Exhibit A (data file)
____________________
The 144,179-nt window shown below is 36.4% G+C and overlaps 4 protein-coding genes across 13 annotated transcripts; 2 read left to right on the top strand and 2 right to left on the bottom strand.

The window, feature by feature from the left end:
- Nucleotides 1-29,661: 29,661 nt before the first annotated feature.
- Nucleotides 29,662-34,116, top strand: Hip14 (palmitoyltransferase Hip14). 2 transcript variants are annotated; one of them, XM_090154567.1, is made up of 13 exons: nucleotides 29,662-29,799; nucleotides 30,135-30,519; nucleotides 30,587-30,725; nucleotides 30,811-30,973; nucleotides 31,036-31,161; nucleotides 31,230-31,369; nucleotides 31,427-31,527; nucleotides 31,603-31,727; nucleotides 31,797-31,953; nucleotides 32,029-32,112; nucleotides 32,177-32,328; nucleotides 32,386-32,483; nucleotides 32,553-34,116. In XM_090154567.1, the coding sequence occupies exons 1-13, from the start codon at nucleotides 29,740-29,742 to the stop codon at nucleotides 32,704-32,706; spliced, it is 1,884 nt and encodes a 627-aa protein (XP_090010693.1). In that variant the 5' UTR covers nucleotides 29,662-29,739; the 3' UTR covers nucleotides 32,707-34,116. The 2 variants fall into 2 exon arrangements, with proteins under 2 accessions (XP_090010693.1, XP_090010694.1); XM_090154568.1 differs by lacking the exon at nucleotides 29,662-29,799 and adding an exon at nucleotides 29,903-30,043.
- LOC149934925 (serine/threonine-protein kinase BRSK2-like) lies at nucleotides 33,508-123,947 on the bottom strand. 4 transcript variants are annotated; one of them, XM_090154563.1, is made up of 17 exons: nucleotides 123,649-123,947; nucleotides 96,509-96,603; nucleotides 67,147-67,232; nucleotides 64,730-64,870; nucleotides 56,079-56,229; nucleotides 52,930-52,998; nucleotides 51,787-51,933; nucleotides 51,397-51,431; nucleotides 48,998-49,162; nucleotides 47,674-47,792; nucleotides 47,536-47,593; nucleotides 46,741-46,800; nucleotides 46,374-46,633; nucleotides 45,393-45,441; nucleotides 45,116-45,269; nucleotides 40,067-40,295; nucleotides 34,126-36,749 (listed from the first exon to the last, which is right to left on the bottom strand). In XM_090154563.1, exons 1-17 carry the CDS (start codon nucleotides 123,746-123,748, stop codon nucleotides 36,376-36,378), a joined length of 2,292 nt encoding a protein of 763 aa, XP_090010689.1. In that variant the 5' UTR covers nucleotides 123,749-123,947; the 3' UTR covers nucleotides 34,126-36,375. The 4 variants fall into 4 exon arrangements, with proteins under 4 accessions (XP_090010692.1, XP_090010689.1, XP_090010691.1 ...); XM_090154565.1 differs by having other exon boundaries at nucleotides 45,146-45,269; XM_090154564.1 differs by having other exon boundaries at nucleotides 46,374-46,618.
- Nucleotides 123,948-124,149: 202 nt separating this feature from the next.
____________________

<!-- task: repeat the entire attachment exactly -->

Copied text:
The 144,179-nt window shown below is 36.4% G+C and overlaps 4 protein-coding genes across 13 annotated transcripts; 2 read left to right on the top strand and 2 right to left on the bottom strand.

The window, feature by feature from the left end:
- Nucleotides 1-29,661: 29,661 nt before the first annotated feature.
- Nucleotides 29,662-34,116, top strand: Hip14 (palmitoyltransferase Hip14). 2 transcript variants are annotated; one of them, XM_090154567.1, is made up of 13 exons: nucleotides 29,662-29,799; nucleotides 30,135-30,519; nucleotides 30,587-30,725; nucleotides 30,811-30,973; nucleotides 31,036-31,161; nucleotides 31,230-31,369; nucleotides 31,427-31,527; nucleotides 31,603-31,727; nucleotides 31,797-31,953; nucleotides 32,029-32,112; nucleotides 32,177-32,328; nucleotides 32,386-32,483; nucleotides 32,553-34,116. In XM_090154567.1, the coding sequence occupies exons 1-13, from the start codon at nucleotides 29,740-29,742 to the stop codon at nucleotides 32,704-32,706; spliced, it is 1,884 nt and encodes a 627-aa protein (XP_090010693.1). In that variant the 5' UTR covers nucleotides 29,662-29,739; the 3' UTR covers nucleotides 32,707-34,116. The 2 variants fall into 2 exon arrangements, with proteins under 2 accessions (XP_090010693.1, XP_090010694.1); XM_090154568.1 differs by lacking the exon at nucleotides 29,662-29,799 and adding an exon at nucleotides 29,903-30,043.
- LOC149934925 (serine/threonine-protein kinase BRSK2-like) lies at nucleotides 33,508-123,947 on the bottom strand. 4 transcript variants are annotated; one of them, XM_090154563.1, is made up of 17 exons: nucleotides 123,649-123,947; nucleotides 96,509-96,603; nucleotides 67,147-67,232; nucleotides 64,730-64,870; nucleotides 56,079-56,229; nucleotides 52,930-52,998; nucleotides 51,787-51,933; nucleotides 51,397-51,431; nucleotides 48,998-49,162; nucleotides 47,674-47,792; nucleotides 47,536-47,593; nucleotides 46,741-46,800; nucleotides 46,374-46,633; nucleotides 45,393-45,441; nucleotides 45,116-45,269; nucleotides 40,067-40,295; nucleotides 34,126-36,749 (listed from the first exon to the last, which is right to left on the bottom strand). In XM_090154563.1, exons 1-17 carry the CDS (start codon nucleotides 123,746-123,748, stop codon nucleotides 36,376-36,378), a joined length of 2,292 nt encoding a protein of 763 aa, XP_090010689.1. In that variant the 5' UTR covers nucleotides 123,749-123,947; the 3' UTR covers nucleotides 34,126-36,375. The 4 variants fall into 4 exon arrangements, with proteins under 4 accessions (XP_090010692.1, XP_090010689.1, XP_090010691.1 ...); XM_090154565.1 differs by having other exon boundaries at nucleotides 45,146-45,269; XM_090154564.1 differs by having other exon boundaries at nucleotides 46,374-46,618.
- Nucleotides 123,948-124,149: 202 nt separating this feature from the next.